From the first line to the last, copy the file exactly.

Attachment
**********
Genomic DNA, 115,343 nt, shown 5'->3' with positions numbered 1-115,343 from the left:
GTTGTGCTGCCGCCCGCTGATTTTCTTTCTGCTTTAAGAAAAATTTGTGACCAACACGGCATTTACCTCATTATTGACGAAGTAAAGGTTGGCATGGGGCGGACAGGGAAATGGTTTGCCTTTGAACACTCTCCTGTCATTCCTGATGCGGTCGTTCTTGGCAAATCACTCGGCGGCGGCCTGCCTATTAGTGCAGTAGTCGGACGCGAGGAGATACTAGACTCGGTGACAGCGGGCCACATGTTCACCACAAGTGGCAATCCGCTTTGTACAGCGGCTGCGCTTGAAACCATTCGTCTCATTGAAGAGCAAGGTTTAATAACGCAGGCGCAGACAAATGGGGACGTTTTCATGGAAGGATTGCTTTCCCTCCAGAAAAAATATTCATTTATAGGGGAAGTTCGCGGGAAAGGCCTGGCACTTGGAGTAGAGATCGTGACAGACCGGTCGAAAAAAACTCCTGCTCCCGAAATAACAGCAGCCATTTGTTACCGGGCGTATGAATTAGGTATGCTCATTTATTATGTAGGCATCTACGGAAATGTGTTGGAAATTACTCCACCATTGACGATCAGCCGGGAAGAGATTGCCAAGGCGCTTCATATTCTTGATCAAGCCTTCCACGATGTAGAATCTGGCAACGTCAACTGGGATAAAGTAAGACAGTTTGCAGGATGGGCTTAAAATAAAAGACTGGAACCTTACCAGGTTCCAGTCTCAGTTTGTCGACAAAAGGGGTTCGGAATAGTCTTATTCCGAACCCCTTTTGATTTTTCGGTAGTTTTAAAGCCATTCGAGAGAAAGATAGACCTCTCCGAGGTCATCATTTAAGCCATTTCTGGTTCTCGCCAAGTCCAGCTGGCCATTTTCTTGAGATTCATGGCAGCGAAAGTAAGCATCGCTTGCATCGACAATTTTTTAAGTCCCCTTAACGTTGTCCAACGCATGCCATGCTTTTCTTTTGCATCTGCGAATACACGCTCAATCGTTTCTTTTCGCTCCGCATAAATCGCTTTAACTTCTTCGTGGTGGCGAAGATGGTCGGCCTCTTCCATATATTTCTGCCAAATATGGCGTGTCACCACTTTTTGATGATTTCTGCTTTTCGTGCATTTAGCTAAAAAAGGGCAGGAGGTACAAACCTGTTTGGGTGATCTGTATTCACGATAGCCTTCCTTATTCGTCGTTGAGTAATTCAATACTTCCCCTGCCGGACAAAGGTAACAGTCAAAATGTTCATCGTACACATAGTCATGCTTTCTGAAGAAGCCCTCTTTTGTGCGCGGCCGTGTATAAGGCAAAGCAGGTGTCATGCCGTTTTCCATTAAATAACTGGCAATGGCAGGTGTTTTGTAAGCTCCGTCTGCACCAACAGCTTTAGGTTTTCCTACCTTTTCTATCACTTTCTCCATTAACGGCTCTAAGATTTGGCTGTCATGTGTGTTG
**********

Genomic DNA, 115,343 nt, shown 5'->3' with positions numbered 1-115,343 from the left:
GTTGTGCTGCCGCCCGCTGATTTTCTTTCTGCTTTAAGAAAAATTTGTGACCAACACGGCATTTACCTCATTATTGACGAAGTAAAGGTTGGCATGGGGCGGACAGGGAAATGGTTTGCCTTTGAACACTCTCCTGTCATTCCTGATGCGGTCGTTCTTGGCAAATCACTCGGCGGCGGCCTGCCTATTAGTGCAGTAGTCGGACGCGAGGAGATACTAGACTCGGTGACAGCGGGCCACATGTTCACCACAAGTGGCAATCCGCTTTGTACAGCGGCTGCGCTTGAAACCATTCGTCTCATTGAAGAGCAAGGTTTAATAACGCAGGCGCAGACAAATGGGGACGTTTTCATGGAAGGATTGCTTTCCCTCCAGAAAAAATATTCATTTATAGGGGAAGTTCGCGGGAAAGGCCTGGCACTTGGAGTAGAGATCGTGACAGACCGGTCGAAAAAAACTCCTGCTCCCGAAATAACAGCAGCCATTTGTTACCGGGCGTATGAATTAGGTATGCTCATTTATTATGTAGGCATCTACGGAAATGTGTTGGAAATTACTCCACCATTGACGATCAGCCGGGAAGAGATTGCCAAGGCGCTTCATATTCTTGATCAAGCCTTCCACGATGTAGAATCTGGCAACGTCAACTGGGATAAAGTAAGACAGTTTGCAGGATGGGCTTAAAATAAAAGACTGGAACCTTACCAGGTTCCAGTCTCAGTTTGTCGACAAAAGGGGTTCGGAATAGTCTTATTCCGAACCCCTTTTGATTTTTCGGTAGTTTTAAAGCCATTCGAGAGAAAGATAGACCTCTCCGAGGTCATCATTTAAGCCATTTCTGGTTCTCGCCAAGTCCAGCTGGCCATTTTCTTGAGATTCATGGCAGCGAAAGTAAGCATCGCTTGCATCGACAATTTTTTAAGTCCCCTTAACGTTGTCCAACGCATGCCATGCTTTTCTTTTGCATCTGCGAATACACGCTCAATCGTTTCTTTTCGCTCCGCATAAATCGCTTTAACTTCTTCGTGGTGGCGAAGATGGTCGGCCTCTTCCATATATTTCTGCCAAATATGGCGTGTCACCACTTTTTGATGATTTCTGCTTTTCGTGCATTTAGCTAAAAAAGGGCAGGAGGTACAAACCTGTTTGGGTGATCTGTATTCACGATAGCCTTCCTTATTCGTCGTTGAGTAATTCAATACTTCCCCTGCCGGACAAAGGTAACAGTCAAAATGTTCATCGTACACATAGTCATGCTTTCTGAAGAAGCCCTCTTTTGTGCGCGGCCGTGTATAAGGCAAAGCAGGTGTCATGCCGTTTTCCATTAAATAACTGGCAATGGCAGGTGTTTTGTAAGCTCCGTCTGCACCAACAGCTTTAGGTTTTCCTACCTTTTCTATCACTTTCTCCATTAACGGCTCTAAGATTTGGCTGTCATGTGTGTTG